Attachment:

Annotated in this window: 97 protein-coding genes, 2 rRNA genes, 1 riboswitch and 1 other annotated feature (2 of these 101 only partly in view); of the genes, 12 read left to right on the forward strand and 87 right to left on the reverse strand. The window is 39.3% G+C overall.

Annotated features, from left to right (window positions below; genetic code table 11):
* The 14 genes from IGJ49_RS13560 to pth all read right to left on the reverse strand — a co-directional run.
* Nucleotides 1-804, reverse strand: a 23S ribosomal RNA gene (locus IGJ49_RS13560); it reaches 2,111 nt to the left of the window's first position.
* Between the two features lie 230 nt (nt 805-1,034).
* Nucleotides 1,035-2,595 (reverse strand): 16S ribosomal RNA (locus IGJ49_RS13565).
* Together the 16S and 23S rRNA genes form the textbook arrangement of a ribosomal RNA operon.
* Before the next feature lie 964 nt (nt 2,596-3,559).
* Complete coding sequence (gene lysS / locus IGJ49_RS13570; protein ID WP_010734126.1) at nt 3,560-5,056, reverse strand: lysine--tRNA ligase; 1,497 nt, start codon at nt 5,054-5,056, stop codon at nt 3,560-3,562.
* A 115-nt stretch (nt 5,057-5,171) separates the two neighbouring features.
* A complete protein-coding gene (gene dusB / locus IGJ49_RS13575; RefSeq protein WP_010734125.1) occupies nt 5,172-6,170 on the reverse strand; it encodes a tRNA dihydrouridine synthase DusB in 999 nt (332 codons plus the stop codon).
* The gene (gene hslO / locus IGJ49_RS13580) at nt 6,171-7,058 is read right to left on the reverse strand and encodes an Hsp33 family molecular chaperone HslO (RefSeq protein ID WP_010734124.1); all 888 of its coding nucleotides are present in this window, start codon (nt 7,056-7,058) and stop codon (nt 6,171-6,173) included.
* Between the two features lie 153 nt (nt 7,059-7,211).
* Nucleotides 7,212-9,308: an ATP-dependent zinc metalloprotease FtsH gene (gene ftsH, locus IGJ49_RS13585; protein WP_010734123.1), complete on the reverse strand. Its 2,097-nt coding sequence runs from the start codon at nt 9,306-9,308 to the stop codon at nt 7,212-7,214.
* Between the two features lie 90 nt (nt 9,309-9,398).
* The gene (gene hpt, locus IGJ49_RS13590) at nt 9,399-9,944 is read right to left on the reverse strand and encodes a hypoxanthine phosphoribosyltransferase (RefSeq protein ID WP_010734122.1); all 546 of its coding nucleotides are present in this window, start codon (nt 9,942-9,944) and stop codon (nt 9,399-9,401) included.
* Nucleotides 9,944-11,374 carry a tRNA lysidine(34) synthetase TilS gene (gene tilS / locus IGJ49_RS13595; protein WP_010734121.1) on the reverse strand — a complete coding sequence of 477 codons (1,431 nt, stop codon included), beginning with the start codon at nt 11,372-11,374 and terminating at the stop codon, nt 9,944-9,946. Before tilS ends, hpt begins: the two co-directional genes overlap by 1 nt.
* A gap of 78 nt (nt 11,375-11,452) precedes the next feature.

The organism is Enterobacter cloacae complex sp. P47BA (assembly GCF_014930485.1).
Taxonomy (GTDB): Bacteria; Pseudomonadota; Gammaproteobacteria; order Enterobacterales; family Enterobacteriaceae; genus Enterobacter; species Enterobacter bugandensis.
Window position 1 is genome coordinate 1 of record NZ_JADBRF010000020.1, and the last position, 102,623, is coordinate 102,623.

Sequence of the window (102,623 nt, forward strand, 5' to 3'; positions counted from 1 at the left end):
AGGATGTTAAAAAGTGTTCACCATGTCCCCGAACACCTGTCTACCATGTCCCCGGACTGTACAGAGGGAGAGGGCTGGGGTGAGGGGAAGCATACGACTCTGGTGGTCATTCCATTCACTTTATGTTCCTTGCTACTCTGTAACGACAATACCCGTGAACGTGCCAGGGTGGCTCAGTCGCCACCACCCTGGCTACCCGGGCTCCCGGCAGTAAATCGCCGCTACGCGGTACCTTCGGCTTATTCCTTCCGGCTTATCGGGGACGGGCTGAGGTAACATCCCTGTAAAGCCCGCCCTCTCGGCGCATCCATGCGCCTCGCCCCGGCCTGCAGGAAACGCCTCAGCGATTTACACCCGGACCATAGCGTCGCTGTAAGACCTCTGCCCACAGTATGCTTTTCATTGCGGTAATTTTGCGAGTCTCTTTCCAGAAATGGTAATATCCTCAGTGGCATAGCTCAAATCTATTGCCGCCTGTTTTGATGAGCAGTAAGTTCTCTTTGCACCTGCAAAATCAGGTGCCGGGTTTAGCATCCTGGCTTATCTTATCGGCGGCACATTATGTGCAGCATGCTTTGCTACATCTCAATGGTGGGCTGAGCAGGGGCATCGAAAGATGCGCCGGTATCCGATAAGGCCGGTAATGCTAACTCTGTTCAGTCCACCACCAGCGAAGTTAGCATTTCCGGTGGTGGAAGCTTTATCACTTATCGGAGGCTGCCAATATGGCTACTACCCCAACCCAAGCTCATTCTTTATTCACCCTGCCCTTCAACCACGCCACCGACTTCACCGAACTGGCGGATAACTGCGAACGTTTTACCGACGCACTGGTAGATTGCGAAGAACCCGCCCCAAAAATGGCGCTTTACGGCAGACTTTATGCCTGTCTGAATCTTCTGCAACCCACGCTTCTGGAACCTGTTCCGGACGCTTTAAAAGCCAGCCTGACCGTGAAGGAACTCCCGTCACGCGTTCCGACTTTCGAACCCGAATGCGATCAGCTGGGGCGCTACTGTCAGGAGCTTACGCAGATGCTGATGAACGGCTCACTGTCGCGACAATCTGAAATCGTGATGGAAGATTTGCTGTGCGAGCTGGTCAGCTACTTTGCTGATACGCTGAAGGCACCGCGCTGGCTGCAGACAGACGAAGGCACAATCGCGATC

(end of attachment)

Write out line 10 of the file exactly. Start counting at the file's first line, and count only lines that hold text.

* A 115-nt stretch (nt 5,057-5,171) separates the two neighbouring features.